The quality and efficiency of the materials used in solar systems has improved in recent years, but solar energy systems still use the same basic process where Photovoltaic (PV) cells convert sunlight into Direct Current (DC) electricity.
When the sun is shining, electricity travels from the panels through wires into a piece of equipment called an “inverter”. The inverter converts the DC electricity produced by the panels into the type of power your house uses (called Alternating Current, or AC). After the inverter converts the electricity , it then travels through a dedicated wire into your home’s electrical panel. From that point, all unused electricity generated by your solar panels travels back through the power lines and into the utility company’s power grid.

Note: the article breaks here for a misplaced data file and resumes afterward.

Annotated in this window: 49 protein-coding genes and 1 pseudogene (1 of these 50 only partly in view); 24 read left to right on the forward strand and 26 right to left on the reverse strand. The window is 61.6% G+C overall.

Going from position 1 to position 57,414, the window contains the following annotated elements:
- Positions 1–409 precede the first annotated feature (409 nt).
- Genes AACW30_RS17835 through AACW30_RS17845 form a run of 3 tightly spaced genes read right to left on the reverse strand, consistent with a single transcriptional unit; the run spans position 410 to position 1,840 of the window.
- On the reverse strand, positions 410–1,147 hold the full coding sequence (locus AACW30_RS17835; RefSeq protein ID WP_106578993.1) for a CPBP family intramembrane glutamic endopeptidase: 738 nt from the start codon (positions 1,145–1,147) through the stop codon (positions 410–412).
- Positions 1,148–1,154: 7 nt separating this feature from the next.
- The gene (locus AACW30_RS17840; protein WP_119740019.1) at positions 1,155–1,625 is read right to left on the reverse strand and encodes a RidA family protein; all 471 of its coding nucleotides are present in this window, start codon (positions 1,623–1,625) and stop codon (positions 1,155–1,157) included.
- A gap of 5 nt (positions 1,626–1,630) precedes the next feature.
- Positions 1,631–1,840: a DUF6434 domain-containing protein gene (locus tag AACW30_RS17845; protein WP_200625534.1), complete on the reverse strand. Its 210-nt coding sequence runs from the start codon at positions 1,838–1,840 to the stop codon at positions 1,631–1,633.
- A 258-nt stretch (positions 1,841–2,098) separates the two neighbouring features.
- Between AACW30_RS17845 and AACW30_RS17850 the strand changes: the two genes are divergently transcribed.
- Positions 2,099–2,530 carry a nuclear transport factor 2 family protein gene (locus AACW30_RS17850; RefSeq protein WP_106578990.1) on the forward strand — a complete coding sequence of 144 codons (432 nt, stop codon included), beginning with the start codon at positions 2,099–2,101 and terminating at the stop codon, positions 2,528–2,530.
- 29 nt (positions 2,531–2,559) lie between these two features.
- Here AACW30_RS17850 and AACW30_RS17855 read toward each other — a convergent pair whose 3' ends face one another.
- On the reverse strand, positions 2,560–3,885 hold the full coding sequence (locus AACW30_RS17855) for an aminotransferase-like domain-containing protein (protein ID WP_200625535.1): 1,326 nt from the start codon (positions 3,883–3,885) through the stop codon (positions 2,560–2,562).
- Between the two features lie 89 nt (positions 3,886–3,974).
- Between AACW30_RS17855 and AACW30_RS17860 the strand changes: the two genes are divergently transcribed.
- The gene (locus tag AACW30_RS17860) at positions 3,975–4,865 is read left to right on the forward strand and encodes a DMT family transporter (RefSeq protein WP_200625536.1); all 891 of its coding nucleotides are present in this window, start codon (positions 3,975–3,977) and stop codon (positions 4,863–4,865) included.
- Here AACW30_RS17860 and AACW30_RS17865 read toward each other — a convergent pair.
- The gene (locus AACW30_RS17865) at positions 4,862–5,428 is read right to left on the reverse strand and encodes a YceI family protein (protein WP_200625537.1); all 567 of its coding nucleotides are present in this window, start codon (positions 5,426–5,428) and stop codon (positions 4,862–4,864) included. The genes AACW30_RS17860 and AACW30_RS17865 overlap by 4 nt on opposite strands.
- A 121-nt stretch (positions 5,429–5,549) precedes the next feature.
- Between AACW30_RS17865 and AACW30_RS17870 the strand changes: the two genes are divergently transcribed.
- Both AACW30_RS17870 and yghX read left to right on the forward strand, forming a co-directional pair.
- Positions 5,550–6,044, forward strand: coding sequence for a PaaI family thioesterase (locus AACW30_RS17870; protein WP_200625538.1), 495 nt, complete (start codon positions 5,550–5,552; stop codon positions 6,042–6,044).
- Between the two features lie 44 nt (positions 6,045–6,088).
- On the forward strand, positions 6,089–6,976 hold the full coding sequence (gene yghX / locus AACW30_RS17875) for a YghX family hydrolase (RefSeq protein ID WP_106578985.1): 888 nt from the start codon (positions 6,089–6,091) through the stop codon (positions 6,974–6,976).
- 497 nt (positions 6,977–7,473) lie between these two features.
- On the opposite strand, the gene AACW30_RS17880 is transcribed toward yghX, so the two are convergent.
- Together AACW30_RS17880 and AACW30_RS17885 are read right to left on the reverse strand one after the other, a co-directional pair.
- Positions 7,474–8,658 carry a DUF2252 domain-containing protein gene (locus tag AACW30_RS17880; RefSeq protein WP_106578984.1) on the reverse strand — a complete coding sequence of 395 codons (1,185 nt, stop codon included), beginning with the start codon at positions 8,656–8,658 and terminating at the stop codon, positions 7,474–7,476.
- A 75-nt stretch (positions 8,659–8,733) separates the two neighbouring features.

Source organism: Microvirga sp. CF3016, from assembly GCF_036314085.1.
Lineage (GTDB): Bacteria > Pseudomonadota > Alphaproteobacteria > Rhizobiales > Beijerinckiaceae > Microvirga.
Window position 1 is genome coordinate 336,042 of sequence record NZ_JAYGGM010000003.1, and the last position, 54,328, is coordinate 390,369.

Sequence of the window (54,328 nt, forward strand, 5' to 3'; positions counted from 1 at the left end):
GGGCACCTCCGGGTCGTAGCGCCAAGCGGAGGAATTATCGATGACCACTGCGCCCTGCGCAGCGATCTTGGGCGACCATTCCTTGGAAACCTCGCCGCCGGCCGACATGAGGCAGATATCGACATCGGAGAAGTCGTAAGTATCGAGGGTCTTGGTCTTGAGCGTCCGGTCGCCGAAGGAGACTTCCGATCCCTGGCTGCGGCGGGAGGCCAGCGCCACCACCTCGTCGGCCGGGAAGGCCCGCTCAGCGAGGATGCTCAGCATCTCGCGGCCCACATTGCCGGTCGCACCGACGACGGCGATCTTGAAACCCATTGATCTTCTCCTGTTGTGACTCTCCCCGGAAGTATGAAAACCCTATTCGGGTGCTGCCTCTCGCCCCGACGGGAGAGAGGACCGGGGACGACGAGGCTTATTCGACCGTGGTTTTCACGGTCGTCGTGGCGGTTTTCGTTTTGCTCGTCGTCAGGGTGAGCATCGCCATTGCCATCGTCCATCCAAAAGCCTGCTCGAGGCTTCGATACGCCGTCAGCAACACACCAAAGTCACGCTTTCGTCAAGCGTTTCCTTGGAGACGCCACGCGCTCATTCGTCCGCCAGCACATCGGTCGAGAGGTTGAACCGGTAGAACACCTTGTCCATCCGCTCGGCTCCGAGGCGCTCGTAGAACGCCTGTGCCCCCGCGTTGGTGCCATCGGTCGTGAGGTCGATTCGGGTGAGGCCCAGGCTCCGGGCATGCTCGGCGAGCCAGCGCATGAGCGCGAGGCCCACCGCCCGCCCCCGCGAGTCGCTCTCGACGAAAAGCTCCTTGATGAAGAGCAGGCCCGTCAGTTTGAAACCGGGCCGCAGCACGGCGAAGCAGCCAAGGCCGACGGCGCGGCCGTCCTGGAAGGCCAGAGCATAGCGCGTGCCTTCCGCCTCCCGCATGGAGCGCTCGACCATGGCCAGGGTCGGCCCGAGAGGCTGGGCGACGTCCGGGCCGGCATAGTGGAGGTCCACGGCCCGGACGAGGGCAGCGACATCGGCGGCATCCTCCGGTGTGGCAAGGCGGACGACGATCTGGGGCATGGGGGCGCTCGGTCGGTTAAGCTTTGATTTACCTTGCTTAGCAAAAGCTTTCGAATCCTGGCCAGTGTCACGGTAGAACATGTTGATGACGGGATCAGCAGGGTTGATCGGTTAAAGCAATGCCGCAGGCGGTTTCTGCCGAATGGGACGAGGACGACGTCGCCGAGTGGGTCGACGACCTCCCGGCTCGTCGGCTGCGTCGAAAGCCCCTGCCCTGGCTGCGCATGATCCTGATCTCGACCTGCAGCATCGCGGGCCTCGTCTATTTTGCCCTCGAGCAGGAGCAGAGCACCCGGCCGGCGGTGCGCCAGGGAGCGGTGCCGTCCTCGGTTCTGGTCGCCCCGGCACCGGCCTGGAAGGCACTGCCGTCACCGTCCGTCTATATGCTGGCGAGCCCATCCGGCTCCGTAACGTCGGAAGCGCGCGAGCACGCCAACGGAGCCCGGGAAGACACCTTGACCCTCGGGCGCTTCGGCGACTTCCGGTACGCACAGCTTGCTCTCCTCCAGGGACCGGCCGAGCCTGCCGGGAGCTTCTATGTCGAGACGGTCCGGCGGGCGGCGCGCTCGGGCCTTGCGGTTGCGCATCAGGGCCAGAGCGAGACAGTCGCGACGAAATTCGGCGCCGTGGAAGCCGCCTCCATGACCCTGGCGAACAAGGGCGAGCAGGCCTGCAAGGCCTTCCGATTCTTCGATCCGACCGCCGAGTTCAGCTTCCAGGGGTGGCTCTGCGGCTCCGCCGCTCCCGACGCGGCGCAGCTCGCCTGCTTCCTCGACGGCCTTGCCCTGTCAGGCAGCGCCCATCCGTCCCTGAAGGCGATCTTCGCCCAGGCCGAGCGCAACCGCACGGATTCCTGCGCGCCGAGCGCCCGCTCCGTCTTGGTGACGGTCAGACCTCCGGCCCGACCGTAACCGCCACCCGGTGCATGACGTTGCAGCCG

The Anatomy of a Solar Energy System
Solar panels are the most obvious part of the system. They sit on your roof and collect the unlimited energy supplied by the sun every day.
The inverter converts the energy collected by the solar panels and turns it into usable electricity which powers your home. Inverters can be a separate piece (as shown here) or they can be micro-inverters which are part of each individual solar panel.
The meter is what measures your electricity usage. When using solar energy your meter will frequently run “backwards” as you sell your excess electricity back to the local utility company.
The power lines and the whole huge system which supplies electricity to your entire region. Your home is still connected to the grid for times when your home needs electricity that you are not currently producing (mostly at night).